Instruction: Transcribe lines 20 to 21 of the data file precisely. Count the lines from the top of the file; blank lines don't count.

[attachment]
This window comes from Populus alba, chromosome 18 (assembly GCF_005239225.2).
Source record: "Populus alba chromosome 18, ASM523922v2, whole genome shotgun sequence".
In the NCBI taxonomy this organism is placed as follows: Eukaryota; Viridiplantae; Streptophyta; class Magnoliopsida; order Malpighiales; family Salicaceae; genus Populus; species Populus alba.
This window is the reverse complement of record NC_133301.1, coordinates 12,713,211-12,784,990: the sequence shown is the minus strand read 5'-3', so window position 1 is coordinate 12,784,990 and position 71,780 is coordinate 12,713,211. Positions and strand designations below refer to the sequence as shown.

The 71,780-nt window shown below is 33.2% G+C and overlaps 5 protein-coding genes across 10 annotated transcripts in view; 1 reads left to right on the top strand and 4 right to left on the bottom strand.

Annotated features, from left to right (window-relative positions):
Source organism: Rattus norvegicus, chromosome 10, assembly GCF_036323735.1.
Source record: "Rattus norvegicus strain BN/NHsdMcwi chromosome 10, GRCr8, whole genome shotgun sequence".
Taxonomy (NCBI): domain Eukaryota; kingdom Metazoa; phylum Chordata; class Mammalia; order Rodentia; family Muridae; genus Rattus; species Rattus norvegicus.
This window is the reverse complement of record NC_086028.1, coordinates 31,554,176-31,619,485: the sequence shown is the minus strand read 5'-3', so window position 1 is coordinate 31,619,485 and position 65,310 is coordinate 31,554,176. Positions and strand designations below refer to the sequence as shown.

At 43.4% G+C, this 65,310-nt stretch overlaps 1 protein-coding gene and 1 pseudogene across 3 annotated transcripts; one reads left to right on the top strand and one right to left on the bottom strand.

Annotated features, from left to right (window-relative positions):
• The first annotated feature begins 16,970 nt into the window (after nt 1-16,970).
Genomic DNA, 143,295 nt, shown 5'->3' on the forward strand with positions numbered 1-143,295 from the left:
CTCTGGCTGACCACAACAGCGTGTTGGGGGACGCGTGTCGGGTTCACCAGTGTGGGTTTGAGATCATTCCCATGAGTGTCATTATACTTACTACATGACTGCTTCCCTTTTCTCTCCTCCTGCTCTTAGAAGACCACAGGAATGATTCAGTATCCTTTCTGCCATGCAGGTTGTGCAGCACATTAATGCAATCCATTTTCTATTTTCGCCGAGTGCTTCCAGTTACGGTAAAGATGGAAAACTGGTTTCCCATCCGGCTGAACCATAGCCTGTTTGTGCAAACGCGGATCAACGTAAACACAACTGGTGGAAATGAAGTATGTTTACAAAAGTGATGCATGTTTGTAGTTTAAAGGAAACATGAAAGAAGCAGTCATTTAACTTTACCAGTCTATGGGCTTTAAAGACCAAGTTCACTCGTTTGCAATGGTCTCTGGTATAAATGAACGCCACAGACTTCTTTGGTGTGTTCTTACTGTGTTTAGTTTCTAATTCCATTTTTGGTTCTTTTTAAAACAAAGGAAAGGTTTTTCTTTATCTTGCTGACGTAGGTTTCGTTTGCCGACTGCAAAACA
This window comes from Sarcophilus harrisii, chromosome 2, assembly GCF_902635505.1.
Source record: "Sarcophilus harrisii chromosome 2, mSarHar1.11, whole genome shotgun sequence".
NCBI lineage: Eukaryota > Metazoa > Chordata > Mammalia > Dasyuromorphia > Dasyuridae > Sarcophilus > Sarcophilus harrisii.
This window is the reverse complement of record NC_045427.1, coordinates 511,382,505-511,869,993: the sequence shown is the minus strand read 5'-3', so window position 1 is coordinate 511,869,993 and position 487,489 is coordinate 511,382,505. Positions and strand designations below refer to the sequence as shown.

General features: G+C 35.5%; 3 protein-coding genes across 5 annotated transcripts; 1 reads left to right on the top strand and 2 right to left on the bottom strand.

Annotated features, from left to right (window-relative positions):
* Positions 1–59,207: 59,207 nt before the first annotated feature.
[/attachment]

General features: G+C 35.5%; 3 protein-coding genes across 5 annotated transcripts; 1 reads left to right on the top strand and 2 right to left on the bottom strand.

Annotated features, from left to right (window-relative positions):